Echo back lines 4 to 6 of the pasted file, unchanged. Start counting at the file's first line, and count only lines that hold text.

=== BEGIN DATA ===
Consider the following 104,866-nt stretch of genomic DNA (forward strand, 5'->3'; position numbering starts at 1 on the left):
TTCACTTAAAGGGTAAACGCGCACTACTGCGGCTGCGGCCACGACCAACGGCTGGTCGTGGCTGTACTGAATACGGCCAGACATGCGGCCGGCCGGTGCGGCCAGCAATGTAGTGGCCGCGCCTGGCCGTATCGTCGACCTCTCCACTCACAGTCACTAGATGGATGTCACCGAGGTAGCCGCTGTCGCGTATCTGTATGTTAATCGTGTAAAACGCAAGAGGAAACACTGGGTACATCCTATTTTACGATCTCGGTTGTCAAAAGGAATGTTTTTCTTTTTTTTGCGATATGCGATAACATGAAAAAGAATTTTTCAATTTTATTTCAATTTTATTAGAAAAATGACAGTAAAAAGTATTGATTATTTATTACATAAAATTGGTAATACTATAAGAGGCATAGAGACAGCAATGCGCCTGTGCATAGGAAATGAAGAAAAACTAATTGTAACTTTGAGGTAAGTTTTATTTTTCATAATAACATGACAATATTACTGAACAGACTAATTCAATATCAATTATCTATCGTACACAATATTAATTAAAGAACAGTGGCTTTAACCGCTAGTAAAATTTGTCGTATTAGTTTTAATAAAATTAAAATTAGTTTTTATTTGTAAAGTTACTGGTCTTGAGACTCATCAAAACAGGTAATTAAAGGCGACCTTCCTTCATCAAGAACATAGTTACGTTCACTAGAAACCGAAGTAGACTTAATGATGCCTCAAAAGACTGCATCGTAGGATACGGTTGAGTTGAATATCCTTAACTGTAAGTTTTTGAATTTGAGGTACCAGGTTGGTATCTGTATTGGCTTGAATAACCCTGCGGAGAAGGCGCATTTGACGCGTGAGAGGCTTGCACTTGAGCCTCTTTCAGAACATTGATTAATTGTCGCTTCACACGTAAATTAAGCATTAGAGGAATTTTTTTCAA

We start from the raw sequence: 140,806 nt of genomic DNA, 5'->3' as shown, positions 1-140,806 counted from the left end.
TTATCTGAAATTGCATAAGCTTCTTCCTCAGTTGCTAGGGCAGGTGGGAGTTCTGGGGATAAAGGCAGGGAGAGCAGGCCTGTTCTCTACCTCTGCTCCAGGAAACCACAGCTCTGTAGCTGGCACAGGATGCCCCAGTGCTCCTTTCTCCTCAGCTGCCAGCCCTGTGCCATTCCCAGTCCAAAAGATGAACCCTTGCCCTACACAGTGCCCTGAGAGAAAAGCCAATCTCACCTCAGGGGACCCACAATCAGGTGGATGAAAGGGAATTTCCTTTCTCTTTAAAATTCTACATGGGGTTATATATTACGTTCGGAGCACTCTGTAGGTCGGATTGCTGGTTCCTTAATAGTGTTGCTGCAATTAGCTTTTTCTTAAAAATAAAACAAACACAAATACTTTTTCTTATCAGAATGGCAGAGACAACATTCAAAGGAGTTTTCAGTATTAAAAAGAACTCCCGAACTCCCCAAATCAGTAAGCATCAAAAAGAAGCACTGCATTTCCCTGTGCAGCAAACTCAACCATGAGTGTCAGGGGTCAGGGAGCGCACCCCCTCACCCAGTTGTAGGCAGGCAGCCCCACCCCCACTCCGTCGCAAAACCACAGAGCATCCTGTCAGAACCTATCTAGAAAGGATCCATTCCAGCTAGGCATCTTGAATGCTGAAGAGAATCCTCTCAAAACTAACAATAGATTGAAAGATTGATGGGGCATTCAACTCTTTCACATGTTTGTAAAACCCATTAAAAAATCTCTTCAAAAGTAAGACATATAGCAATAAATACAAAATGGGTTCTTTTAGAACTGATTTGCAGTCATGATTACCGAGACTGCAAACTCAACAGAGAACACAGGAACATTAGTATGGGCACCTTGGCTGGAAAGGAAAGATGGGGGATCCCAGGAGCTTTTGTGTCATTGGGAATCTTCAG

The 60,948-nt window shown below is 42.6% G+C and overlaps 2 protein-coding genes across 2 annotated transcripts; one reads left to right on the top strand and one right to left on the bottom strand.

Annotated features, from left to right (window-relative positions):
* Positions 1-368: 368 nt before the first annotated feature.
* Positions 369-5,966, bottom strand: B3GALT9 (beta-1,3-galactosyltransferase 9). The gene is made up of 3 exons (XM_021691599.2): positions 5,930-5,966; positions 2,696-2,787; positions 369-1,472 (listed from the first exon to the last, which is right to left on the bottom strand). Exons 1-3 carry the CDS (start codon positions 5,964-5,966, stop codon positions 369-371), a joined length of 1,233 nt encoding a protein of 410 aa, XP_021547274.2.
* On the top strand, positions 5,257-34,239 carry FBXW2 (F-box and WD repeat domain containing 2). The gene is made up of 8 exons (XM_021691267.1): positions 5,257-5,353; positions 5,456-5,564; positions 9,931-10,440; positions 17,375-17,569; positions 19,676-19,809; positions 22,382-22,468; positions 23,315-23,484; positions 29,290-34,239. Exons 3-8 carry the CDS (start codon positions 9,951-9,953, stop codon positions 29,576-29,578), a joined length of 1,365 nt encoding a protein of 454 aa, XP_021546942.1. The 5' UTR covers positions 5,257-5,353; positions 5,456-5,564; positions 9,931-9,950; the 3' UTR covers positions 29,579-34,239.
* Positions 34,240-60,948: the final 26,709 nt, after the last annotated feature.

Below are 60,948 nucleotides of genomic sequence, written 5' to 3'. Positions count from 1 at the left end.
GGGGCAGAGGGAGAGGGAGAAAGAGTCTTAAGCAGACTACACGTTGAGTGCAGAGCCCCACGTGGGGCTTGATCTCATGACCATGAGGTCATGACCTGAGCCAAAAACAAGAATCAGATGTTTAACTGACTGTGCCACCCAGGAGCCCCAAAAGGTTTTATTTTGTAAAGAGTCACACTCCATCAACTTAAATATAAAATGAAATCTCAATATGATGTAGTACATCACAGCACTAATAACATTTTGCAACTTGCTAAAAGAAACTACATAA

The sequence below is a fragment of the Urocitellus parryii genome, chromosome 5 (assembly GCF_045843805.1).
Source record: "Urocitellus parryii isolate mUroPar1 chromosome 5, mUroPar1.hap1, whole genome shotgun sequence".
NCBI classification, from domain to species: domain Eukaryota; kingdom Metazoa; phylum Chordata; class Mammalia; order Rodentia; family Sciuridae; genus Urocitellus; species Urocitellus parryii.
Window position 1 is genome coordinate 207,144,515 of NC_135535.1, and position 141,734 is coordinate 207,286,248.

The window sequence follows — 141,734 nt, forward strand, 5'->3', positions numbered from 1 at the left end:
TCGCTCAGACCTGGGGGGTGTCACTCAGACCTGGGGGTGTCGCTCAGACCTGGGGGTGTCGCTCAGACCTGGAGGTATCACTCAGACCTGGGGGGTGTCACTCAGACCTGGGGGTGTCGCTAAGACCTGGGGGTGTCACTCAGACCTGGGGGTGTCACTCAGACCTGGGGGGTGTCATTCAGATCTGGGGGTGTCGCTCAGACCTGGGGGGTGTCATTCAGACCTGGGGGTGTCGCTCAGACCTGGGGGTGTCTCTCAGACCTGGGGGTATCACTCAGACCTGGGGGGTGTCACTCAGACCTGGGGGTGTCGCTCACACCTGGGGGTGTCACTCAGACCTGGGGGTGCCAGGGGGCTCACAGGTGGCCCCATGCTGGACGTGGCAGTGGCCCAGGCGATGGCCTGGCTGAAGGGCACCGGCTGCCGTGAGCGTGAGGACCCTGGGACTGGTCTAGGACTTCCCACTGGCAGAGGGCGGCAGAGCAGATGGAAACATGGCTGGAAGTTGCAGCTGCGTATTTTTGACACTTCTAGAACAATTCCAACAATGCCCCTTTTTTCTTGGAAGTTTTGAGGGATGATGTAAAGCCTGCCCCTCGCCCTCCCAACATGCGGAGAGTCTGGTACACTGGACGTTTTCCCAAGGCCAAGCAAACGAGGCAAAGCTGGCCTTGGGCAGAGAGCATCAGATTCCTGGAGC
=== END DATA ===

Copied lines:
TTATCTGAAATTGCATAAGCTTCTTCCTCAGTTGCTAGGGCAGGTGGGAGTTCTGGGGATAAAGGCAGGGAGAGCAGGCCTGTTCTCTACCTCTGCTCCAGGAAACCACAGCTCTGTAGCTGGCACAGGATGCCCCAGTGCTCCTTTCTCCTCAGCTGCCAGCCCTGTGCCATTCCCAGTCCAAAAGATGAACCCTTGCCCTACACAGTGCCCTGAGAGAAAAGCCAATCTCACCTCAGGGGACCCACAATCAGGTGGATGAAAGGGAATTTCCTTTCTCTTTAAAATTCTACATGGGGTTATATATTACGTTCGGAGCACTCTGTAGGTCGGATTGCTGGTTCCTTAATAGTGTTGCTGCAATTAGCTTTTTCTTAAAAATAAAACAAACACAAATACTTTTTCTTATCAGAATGGCAGAGACAACATTCAAAGGAGTTTTCAGTATTAAAAAGAACTCCCGAACTCCCCAAATCAGTAAGCATCAAAAAGAAGCACTGCATTTCCCTGTGCAGCAAACTCAACCATGAGTGTCAGGGGTCAGGGAGCGCACCCCCTCACCCAGTTGTAGGCAGGCAGCCCCACCCCCACTCCGTCGCAAAACCACAGAGCATCCTGTCAGAACCTATCTAGAAAGGATCCATTCCAGCTAGGCATCTTGAATGCTGAAGAGAATCCTCTCAAAACTAACAATAGATTGAAAGATTGATGGGGCATTCAACTCTTTCACATGTTTGTAAAACCCATTAAAAAATCTCTTCAAAAGTAAGACATATAGCAATAAATACAAAATGGGTTCTTTTAGAACTGATTTGCAGTCATGATTACCGAGACTGCAAACTCAACAGAGAACACAGGAACATTAGTATGGGCACCTTGGCTGGAAAGGAAAGATGGGGGATCCCAGGAGCTTTTGTGTCATTGGGAATCTTCAG

The 60,948-nt window shown below is 42.6% G+C and overlaps 2 protein-coding genes across 2 annotated transcripts; one reads left to right on the top strand and one right to left on the bottom strand.

Annotated features, from left to right (window-relative positions):